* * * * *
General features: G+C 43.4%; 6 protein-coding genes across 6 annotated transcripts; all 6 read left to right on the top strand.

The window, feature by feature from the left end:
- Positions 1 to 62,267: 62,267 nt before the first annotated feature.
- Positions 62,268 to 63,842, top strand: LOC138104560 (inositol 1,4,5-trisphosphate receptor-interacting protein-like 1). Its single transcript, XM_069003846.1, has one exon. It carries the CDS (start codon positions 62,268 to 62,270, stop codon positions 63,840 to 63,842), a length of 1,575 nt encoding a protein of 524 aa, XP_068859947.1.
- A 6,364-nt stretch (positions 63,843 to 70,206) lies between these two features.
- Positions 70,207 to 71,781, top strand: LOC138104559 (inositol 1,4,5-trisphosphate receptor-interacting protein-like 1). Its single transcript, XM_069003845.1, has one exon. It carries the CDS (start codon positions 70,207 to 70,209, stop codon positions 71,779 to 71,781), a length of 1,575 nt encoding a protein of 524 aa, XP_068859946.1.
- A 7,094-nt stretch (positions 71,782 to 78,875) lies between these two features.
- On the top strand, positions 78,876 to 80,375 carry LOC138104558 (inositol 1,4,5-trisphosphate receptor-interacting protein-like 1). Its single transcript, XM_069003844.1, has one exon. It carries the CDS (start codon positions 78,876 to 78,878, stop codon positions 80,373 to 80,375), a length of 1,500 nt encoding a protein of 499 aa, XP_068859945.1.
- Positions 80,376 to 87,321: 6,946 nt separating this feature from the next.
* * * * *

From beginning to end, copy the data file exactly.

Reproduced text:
General features: G+C 43.4%; 6 protein-coding genes across 6 annotated transcripts; all 6 read left to right on the top strand.

The window, feature by feature from the left end:
- Positions 1 to 62,267: 62,267 nt before the first annotated feature.
- Positions 62,268 to 63,842, top strand: LOC138104560 (inositol 1,4,5-trisphosphate receptor-interacting protein-like 1). Its single transcript, XM_069003846.1, has one exon. It carries the CDS (start codon positions 62,268 to 62,270, stop codon positions 63,840 to 63,842), a length of 1,575 nt encoding a protein of 524 aa, XP_068859947.1.
- A 6,364-nt stretch (positions 63,843 to 70,206) lies between these two features.
- Positions 70,207 to 71,781, top strand: LOC138104559 (inositol 1,4,5-trisphosphate receptor-interacting protein-like 1). Its single transcript, XM_069003845.1, has one exon. It carries the CDS (start codon positions 70,207 to 70,209, stop codon positions 71,779 to 71,781), a length of 1,575 nt encoding a protein of 524 aa, XP_068859946.1.
- A 7,094-nt stretch (positions 71,782 to 78,875) lies between these two features.
- On the top strand, positions 78,876 to 80,375 carry LOC138104558 (inositol 1,4,5-trisphosphate receptor-interacting protein-like 1). Its single transcript, XM_069003844.1, has one exon. It carries the CDS (start codon positions 78,876 to 78,878, stop codon positions 80,373 to 80,375), a length of 1,500 nt encoding a protein of 499 aa, XP_068859945.1.
- Positions 80,376 to 87,321: 6,946 nt separating this feature from the next.